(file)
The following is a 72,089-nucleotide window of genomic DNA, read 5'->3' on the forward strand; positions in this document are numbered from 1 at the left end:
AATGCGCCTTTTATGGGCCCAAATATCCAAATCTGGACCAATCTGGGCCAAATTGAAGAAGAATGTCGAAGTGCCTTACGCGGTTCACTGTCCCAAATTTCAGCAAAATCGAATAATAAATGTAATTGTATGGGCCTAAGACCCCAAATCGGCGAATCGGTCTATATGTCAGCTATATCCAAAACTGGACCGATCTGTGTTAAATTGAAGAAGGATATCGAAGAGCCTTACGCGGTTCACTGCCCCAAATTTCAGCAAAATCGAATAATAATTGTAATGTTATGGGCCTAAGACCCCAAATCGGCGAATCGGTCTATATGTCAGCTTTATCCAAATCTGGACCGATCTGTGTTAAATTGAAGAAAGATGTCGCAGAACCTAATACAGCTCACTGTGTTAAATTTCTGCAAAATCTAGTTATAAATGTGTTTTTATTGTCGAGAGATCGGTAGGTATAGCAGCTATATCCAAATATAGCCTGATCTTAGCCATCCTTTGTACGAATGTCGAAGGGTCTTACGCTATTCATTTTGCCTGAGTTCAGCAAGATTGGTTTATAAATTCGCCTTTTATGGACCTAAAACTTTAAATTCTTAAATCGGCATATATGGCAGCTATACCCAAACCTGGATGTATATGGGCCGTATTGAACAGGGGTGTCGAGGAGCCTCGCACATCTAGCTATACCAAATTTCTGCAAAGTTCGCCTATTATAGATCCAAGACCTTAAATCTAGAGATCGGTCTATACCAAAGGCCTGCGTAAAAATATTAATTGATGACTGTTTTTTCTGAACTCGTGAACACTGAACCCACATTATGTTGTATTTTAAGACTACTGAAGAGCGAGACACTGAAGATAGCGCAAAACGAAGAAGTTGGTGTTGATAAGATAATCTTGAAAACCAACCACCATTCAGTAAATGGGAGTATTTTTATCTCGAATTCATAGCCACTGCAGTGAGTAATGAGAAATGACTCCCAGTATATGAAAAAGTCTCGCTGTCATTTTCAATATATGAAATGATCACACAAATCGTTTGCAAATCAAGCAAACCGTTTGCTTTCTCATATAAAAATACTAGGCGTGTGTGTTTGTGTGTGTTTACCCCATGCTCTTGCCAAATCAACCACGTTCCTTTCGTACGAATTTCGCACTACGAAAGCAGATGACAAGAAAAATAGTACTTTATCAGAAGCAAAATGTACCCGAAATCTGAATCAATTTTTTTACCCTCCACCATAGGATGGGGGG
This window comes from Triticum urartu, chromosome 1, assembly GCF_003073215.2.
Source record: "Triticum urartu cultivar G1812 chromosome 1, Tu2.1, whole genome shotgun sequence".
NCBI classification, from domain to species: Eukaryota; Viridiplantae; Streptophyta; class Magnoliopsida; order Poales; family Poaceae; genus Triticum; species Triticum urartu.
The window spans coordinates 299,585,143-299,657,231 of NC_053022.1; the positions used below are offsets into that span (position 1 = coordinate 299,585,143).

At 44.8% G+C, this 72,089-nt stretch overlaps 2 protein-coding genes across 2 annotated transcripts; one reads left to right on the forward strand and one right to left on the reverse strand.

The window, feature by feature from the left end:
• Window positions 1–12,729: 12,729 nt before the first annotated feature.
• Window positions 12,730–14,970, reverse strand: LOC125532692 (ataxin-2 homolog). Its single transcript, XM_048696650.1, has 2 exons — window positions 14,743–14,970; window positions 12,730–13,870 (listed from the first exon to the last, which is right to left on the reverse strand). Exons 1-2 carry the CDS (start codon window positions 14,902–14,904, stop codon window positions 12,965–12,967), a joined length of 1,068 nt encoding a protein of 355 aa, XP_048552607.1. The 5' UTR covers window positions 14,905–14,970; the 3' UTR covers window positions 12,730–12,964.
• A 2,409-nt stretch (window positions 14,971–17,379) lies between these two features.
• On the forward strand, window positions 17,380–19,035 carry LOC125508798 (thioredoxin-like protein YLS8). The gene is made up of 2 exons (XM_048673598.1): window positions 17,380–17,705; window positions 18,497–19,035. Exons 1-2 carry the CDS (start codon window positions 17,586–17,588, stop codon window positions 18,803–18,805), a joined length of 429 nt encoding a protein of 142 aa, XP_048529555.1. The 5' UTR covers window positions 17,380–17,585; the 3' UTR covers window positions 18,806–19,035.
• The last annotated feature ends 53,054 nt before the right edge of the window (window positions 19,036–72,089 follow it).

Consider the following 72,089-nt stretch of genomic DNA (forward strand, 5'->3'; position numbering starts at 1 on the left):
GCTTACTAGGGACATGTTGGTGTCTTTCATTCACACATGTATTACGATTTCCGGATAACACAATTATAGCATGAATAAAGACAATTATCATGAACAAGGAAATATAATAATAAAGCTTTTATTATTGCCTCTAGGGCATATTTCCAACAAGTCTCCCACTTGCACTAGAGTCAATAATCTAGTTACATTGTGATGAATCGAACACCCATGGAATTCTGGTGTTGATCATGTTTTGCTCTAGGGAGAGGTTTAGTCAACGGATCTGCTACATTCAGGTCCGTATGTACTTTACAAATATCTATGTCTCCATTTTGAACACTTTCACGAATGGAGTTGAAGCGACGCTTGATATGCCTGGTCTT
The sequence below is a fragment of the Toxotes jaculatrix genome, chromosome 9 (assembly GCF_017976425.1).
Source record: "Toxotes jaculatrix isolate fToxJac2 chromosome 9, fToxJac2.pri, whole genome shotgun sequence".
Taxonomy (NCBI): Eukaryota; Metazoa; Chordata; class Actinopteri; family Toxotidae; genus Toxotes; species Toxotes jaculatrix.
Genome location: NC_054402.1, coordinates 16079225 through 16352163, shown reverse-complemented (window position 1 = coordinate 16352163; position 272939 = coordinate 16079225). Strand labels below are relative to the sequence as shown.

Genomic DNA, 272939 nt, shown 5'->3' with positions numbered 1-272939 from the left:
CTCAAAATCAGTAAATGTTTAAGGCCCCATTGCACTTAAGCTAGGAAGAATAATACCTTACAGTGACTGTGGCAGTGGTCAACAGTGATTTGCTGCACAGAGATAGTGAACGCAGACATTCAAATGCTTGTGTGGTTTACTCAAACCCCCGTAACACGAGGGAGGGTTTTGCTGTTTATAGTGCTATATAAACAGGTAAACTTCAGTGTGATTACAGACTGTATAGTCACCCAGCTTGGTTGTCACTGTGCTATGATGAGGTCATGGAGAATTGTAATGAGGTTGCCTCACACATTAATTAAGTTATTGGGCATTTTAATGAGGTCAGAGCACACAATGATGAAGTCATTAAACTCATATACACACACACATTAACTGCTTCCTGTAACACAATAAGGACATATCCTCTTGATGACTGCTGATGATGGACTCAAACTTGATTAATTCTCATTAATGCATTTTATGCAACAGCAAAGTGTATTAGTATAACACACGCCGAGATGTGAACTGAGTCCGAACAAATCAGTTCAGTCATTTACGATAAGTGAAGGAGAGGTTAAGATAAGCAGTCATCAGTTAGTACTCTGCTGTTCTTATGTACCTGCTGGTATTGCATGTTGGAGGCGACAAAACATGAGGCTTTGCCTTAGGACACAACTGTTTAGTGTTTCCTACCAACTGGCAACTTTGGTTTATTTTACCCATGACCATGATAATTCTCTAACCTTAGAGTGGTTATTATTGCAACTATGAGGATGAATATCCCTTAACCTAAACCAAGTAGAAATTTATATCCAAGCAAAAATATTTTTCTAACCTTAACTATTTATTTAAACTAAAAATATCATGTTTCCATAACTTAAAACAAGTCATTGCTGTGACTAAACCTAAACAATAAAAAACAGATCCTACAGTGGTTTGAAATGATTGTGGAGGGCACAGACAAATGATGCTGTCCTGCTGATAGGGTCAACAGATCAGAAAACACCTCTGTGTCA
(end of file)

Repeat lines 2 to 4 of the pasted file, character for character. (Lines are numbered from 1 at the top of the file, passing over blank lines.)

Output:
AATGCGCCTTTTATGGGCCCAAATATCCAAATCTGGACCAATCTGGGCCAAATTGAAGAAGAATGTCGAAGTGCCTTACGCGGTTCACTGTCCCAAATTTCAGCAAAATCGAATAATAAATGTAATTGTATGGGCCTAAGACCCCAAATCGGCGAATCGGTCTATATGTCAGCTATATCCAAAACTGGACCGATCTGTGTTAAATTGAAGAAGGATATCGAAGAGCCTTACGCGGTTCACTGCCCCAAATTTCAGCAAAATCGAATAATAATTGTAATGTTATGGGCCTAAGACCCCAAATCGGCGAATCGGTCTATATGTCAGCTTTATCCAAATCTGGACCGATCTGTGTTAAATTGAAGAAAGATGTCGCAGAACCTAATACAGCTCACTGTGTTAAATTTCTGCAAAATCTAGTTATAAATGTGTTTTTATTGTCGAGAGATCGGTAGGTATAGCAGCTATATCCAAATATAGCCTGATCTTAGCCATCCTTTGTACGAATGTCGAAGGGTCTTACGCTATTCATTTTGCCTGAGTTCAGCAAGATTGGTTTATAAATTCGCCTTTTATGGACCTAAAACTTTAAATTCTTAAATCGGCATATATGGCAGCTATACCCAAACCTGGATGTATATGGGCCGTATTGAACAGGGGTGTCGAGGAGCCTCGCACATCTAGCTATACCAAATTTCTGCAAAGTTCGCCTATTATAGATCCAAGACCTTAAATCTAGAGATCGGTCTATACCAAAGGCCTGCGTAAAAATATTAATTGATGACTGTTTTTTCTGAACTCGTGAACACTGAACCCACATTATGTTGTATTTTAAGACTACTGAAGAGCGAGACACTGAAGATAGCGCAAAACGAAGAAGTTGGTGTTGATAAGATAATCTTGAAAACCAACCACCATTCAGTAAATGGGAGTATTTTTATCTCGAATTCATAGCCACTGCAGTGAGTAATGAGAAATGACTCCCAGTATATGAAAAAGTCTCGCTGTCATTTTCAATATATGAAATGATCACACAAATCGTTTGCAAATCAAGCAAACCGTTTGCTTTCTCATATAAAAATACTAGGCGTGTGTGTTTGTGTGTGTTTACCCCATGCTCTTGCCAAATCAACCACGTTCCTTTCGTACGAATTTCGCACTACGAAAGCAGATGACAAGAAAAATAGTACTTTATCAGAAGCAAAATGTACCCGAAATCTGAATCAATTTTTTTACCCTCCACCATAGGATGGGGGG
This window comes from Triticum urartu, chromosome 1, assembly GCF_003073215.2.
Source record: "Triticum urartu cultivar G1812 chromosome 1, Tu2.1, whole genome shotgun sequence".